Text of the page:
Cork is a useful material for making a number of things — wine bottles, furniture, and cork boards, to name a few–but airplane parts? A group of Portuguese cork producers recently launched the Aerocork project, which is investigating the feasibility of replacing plastic PVC with cork in the fuselage, wings, and flaps of light aircraft. The cork-based parts could be coated in carbon fiber sheets to create a lightweight, fire-retardant material.
So why the sudden interest in cork for planes? Portugal produces over half the world’s cork supply — 157,000 tons each year — and demand is going down as the wine industry increasingly uses cheap plastic stoppers and metal screwtops. If Portugal stops harvesting its massive cork forests, desertification could result.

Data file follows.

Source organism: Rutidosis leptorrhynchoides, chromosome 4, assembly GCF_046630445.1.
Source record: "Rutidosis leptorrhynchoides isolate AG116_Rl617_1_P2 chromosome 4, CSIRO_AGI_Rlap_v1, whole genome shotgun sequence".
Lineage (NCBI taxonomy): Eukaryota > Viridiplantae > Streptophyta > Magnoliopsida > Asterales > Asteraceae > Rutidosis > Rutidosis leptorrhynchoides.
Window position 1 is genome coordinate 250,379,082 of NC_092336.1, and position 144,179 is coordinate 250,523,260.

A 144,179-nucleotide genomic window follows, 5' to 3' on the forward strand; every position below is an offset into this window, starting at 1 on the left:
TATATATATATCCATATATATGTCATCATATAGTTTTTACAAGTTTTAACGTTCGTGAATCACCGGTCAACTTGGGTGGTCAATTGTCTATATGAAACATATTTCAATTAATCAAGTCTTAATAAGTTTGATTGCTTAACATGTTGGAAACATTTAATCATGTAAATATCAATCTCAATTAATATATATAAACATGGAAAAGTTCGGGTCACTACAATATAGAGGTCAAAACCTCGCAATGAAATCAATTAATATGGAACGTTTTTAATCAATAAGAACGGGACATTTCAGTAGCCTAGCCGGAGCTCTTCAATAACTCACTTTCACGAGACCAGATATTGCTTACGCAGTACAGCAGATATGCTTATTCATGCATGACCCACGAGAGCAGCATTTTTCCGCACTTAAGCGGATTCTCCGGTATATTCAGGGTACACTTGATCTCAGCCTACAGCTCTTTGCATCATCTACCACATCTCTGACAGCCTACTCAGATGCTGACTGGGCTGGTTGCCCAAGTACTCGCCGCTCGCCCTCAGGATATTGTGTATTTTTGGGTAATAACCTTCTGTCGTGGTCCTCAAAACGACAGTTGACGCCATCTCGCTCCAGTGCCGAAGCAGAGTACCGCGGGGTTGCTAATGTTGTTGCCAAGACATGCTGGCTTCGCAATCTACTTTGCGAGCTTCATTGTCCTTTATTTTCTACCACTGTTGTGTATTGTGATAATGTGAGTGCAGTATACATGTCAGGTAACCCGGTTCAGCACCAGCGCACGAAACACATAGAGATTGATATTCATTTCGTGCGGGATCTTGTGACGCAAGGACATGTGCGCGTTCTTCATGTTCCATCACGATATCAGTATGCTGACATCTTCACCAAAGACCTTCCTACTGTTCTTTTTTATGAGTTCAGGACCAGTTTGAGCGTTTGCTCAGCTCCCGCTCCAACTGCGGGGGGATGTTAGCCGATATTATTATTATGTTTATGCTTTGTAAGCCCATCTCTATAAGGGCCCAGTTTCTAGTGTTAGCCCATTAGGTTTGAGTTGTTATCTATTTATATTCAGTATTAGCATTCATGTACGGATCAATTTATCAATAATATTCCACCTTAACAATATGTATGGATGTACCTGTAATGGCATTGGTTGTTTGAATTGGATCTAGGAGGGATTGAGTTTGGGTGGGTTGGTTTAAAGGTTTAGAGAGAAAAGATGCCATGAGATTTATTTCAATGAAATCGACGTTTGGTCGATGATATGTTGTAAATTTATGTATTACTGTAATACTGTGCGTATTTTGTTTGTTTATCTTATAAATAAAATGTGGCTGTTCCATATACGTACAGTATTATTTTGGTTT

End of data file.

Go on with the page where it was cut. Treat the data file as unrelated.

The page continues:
We’ll find out if cork is a viable aircraft material soon enough — Aerocork plans have a prototype airplane plane ready later this year.